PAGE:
It can cost taxpayers $75 to $105 per night to house a homeless family of four in a budget motel, the lower figure representing the cost of a single room, and the higher figure the cost of two rooms, said Donna Groome, assistant administrative supervisor for Cape May County Social Services. (Emergency housing programs in the county are mainly funded by the state and federal governments, but administered by the county.)

Pat Devaney, director of Cape May County's Department of Human Services, said a January 2011 survey found 166 individuals and 86 households (made up of 246 persons, for a total of 412 people) living in emergency housing in the county. That was up from 160 individuals and 54 families in such housing a year before (made up of 177 individuals, for a total of 337 the year before), she said.

Family Promise also wants to prevent families from being sent to shelters in other counties, where male and female family members are separated and school lives disrupted.

In addition to providing shelter, Family Promise helps the families find a permanent home, job training and placement services, and basic social services. The other paid staff member is Kathleen O'Neill, the family advocate who acts as caseworker and helps families plan for the future.

Transportation is an issue in Cape May County, Johnson said, since public transportation is limited. So the group asks for donations of cars in working order, which go directly to a needy family. So far, five cars have been donated to the program.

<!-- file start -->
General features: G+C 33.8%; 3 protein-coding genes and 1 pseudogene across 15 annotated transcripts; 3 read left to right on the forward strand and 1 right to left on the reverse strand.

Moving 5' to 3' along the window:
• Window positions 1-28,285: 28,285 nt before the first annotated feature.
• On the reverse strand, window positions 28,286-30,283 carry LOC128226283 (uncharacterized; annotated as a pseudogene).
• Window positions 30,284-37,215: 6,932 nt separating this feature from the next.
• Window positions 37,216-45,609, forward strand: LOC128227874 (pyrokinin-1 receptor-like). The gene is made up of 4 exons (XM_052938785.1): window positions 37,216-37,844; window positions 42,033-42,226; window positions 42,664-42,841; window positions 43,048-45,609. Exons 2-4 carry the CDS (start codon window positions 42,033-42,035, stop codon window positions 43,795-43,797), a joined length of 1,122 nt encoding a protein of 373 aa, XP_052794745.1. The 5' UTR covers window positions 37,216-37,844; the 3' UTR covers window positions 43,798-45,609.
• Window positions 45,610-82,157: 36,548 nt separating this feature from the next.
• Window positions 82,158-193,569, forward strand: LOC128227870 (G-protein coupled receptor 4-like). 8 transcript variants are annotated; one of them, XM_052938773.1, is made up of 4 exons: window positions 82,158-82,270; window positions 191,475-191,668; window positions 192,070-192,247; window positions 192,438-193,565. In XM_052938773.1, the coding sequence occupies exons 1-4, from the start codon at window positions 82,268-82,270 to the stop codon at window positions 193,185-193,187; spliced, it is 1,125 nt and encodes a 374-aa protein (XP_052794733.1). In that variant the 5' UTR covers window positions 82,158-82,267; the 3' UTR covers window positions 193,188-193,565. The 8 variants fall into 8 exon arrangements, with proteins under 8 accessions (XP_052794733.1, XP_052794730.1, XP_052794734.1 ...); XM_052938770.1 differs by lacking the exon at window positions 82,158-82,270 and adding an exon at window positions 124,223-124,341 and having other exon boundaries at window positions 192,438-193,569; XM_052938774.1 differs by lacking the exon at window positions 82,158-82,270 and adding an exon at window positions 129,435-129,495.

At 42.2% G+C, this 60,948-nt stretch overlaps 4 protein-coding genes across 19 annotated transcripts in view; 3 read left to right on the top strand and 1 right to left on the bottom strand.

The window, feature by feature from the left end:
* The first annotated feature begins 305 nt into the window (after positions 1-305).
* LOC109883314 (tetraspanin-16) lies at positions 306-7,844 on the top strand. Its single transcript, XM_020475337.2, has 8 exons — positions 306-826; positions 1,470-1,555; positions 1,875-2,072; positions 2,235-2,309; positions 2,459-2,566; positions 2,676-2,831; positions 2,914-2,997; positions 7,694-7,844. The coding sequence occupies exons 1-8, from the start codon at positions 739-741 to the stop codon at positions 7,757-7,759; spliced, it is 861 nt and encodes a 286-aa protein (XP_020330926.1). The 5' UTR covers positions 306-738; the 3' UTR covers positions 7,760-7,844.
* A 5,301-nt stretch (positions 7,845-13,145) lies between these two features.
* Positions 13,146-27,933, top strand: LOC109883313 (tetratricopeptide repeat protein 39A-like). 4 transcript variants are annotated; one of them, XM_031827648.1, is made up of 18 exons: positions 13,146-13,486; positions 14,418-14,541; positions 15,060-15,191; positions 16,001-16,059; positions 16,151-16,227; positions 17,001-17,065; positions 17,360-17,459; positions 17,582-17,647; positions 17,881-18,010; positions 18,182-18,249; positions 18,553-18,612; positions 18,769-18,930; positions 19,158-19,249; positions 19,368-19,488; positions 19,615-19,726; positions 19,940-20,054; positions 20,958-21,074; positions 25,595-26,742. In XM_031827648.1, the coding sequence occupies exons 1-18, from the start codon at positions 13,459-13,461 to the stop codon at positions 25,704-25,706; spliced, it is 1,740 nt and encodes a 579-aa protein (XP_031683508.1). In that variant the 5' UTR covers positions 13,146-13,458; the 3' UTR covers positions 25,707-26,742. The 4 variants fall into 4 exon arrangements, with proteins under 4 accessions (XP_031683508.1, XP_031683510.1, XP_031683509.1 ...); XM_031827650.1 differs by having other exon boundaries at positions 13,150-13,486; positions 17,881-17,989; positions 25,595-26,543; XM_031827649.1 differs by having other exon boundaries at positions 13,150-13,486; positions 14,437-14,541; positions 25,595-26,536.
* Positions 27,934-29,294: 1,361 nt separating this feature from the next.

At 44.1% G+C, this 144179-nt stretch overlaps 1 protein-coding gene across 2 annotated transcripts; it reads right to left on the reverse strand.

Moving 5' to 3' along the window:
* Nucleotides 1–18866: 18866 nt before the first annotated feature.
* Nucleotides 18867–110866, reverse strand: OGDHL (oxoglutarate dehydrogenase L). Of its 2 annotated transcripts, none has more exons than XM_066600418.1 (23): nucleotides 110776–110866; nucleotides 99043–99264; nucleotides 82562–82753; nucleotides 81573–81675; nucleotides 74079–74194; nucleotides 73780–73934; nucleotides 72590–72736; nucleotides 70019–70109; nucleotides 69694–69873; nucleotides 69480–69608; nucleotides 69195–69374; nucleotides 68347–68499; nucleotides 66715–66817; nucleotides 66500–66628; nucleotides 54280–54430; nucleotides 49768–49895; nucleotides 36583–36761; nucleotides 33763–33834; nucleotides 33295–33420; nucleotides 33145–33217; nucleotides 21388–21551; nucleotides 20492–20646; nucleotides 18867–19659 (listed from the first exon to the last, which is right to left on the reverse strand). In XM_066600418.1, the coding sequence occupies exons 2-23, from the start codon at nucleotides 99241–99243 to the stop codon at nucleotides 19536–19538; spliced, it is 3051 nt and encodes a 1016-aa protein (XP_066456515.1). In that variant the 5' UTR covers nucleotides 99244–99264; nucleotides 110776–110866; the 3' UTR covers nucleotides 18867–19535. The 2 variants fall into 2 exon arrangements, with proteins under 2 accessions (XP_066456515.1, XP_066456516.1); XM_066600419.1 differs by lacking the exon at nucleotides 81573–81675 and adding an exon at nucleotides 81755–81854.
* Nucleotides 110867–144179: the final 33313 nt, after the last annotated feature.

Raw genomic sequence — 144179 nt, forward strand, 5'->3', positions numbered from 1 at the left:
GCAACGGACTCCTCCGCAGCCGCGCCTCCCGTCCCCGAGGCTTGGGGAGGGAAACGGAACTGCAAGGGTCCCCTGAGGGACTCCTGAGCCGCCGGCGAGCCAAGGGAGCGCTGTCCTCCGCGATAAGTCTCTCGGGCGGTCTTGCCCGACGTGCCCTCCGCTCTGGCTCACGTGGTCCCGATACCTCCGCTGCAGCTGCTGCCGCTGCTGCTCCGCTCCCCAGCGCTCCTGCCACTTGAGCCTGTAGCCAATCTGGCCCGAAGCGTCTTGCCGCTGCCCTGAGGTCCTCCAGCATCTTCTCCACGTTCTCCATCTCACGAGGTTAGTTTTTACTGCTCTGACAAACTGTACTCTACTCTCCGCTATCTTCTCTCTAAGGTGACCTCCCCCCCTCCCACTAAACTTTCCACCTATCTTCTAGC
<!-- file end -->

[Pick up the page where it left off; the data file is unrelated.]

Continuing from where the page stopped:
Vehicles must be in good shape, or they just become burdens to an already stressed family, she said. "It's a win/win. The donor gets a tax write off."

This summer the Crest Community Church in Wildwood Crest will become the 16th congregation to join as hosts, and will perform their first hosting duties in July, Johnson said.

Lisa DeShields, of N. Cape May, is a member of host congregation Tabernacle United Methodist Church in Erma. She has helped with everything from feeding guest families, to staying with them overnight.

The preschool teacher especially enjoys seeing the program's effects on children.

"Kids come in bitter, and go out joyful. They see there are good people they can trust in the world," she said.

Contact Michelle Brunetti Post:

609-272-7219

Michelle.Post@pressofac.com

If you want to help

Family Promise of Cape May County always welcomes new volunteers. There is an informational meeting 6:30 p.m. the third Monday of every month at the day center, 1304 Route 47 South, Unit RU in the Village Shoppes of Rio Grande. Call 609-846-7862 or 609-350-4875 or visit http://www.familypromisecapemaycounty.org/" target= "_blank">www.familypromisecapemaycounty.org.

Family Promise of Southern Ocean County can be reached at 609-994-3317.

Family Promise of Cumberland County is seeking to start a program, and looking for an appropriate day center location. Call 856-691-4278 for more information.